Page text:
- 1 Overview
- 2 Education in Gibraltar
- 3 Internet in Gibraltar
- 4 Copyright law in Gibraltar
- 5 OER Initiatives in Gibraltar
- 6 References
Gibraltar is a self-governing overseas territory of the United Kingdom located on the southern end of Spain at the entrance of the Mediterranean overlooking the Strait of Gibraltar. The territory covers 6.8 square kilometres (2.6 sq mi) and shares a land border with Spain to the north. Gibraltar has historically been an important base for the British Armed Forces and is the site of a Royal Navy base. Its population is around 29,000. Its capital is Gibraltar. The sovereignty of Gibraltar has been a major point of contention in relations between the UK and Spain. Gibraltar was ceded by Spain to the Crown of Great Britain in perpetuity, under the 1713 Treaty of Utrecht, though Spain asserts a claim to the territory and seeks its return. The overwhelming majority of Gibraltarians strongly oppose this, along with any proposal of shared sovereignty. The British government has stated that it is committed to respecting the Gibraltarians' wishes. Despite seeming to most to have self-government, Gibraltar remains on the UN list of "non-self-governing territories", presumably since Spain opposes any attempt to remove it from the list. Resources are an issue. Having negligible natural resources and few natural freshwater resources, limited to natural wells in the north, until recently Gibraltar used large concrete or natural rock water catchments to collect water. Fresh water from the boreholes is now supplemented by two desalination plants: a reverse osmosis plant, constructed in a tunnel within the rock, and a multi-stage flash distillation plant at North Mole. The British military traditionally dominated the economy of Gibraltar, with the naval dockyard providing the bulk of economic activity. This has however diminished in the last 20 years, and it is estimated to account for only 7% of the local economy, compared to over 60% in 1984. Today, Gibraltar has an extensive service-based economy, dominated by financial services and tourism. Recently, many bookmakers and online gaming operators have relocated to Gibraltar to benefit from operating in a regulated jurisdiction with a favourable corporate tax regime. However, this corporate tax regime for non-resident controlled companies is due to be phased out by 2010. Tourism is also a significant industry. Gibraltar is a popular stop for cruise ships and attracts day visitors from resorts in Spain. The Rock is a popular tourist attraction, particularly among British tourists and residents in the southern coast of Spain. It is also a popular shopping destination, and all goods and services are VAT free. Many of the large British high street chains have branches or franchises in Gibraltar. The currency is pounds sterling, as in the UK. The Government of Gibraltar issues banknotes that are legal tender alongside Bank of England banknotes in Gibraltar. One of the main features of Gibraltar’s population is the diversity of their ethnic origins. The demographics of Gibraltar reflects Gibraltarians' racial and cultural fusion of the many European and non-European immigrants who came to The Rock over three hundred years. They are the descendants of economic migrants that came to Gibraltar after the majority of the Spanish population left in 1704. The main ethnic groups, according to the origin of names in the electoral roll, are Britons (27%), Spanish (26%, mostly Andalusians but also some 2% of Minorcans), Genoese and other Italians (19%), Portuguese (11%), Maltese (8%), and Jews (3%). There is a large diversity of other groups such as Moroccans, Indians, French, Austrians, Chinese, Japanese, Polish or Danish. Gibraltar's main religion is Christianity, with the majority (78%) of Gibraltarians belonging to the Roman Catholic Church. As a British overseas territory, the sole official language of Gibraltar is English, and it is used by the Government and in schools. Most locals are bilingual, also speaking Spanish, due to Gibraltar's proximity to Spain. However, because of the varied mix of ethnic groups which reside there, other languages are spoken on The Rock. Arabic is spoken by the Moroccan community, as are Hindi and Sindhi by the Indian community of Gibraltar. Hebrew is also spoken by the Jewish community and the Maltese language is still spoken by some families of Maltese descent. Gibraltarians often converse in Llanito, an Andalusian Spanish-based vernacular unique to Gibraltar - consisting of an eclectic mix of Andalusian Spanish and British English as well as Maltese, Portuguese, Italian (Genoese variety) and Haketia (Ladino).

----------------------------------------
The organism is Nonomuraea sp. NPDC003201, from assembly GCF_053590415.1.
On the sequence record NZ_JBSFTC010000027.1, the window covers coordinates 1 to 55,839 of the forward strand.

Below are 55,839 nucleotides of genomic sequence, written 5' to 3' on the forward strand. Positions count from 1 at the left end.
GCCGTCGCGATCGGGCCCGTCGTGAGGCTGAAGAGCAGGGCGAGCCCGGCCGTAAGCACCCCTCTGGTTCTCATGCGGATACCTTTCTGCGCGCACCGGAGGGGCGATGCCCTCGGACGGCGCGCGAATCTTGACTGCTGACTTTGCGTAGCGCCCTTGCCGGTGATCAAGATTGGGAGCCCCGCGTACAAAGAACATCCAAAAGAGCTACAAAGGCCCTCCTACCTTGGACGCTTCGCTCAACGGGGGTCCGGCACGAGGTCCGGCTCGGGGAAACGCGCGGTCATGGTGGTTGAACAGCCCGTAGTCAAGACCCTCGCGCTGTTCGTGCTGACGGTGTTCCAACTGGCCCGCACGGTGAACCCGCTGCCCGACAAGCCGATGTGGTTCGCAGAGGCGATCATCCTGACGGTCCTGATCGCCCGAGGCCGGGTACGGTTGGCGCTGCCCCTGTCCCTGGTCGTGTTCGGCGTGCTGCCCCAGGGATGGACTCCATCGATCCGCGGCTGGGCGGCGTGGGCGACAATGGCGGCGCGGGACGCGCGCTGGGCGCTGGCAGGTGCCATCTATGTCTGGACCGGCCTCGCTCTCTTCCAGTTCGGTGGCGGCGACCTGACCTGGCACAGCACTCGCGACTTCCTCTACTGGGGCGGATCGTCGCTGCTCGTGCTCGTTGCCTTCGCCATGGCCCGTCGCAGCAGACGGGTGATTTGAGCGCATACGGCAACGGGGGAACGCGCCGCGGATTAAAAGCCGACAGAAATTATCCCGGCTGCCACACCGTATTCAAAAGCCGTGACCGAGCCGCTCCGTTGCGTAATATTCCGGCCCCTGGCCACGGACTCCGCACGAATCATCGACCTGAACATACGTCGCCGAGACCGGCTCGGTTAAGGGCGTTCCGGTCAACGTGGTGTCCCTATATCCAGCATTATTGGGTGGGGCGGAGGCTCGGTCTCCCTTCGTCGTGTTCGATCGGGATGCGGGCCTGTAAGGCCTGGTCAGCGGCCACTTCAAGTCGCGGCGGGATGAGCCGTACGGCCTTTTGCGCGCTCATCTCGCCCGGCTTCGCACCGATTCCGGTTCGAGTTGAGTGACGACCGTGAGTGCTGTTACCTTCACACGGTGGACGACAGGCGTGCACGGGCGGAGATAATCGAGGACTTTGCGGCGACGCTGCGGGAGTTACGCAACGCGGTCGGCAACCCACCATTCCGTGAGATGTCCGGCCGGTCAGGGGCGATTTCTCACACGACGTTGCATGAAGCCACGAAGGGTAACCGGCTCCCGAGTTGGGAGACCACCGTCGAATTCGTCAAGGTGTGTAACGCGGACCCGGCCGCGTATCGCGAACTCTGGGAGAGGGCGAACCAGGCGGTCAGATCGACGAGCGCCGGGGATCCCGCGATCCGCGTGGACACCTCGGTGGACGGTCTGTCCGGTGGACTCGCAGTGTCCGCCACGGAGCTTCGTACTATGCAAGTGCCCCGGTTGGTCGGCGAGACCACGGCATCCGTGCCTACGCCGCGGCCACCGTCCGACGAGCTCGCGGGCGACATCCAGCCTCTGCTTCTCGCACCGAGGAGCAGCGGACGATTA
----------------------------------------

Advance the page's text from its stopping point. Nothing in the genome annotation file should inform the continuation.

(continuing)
For further general information see Wikipedia:Gibraltar.
Education in Gibraltar
For a general description of education in Gibraltar see Education:Gibraltar.
For a description more focussed to e-learning see E-learning:Gibraltar.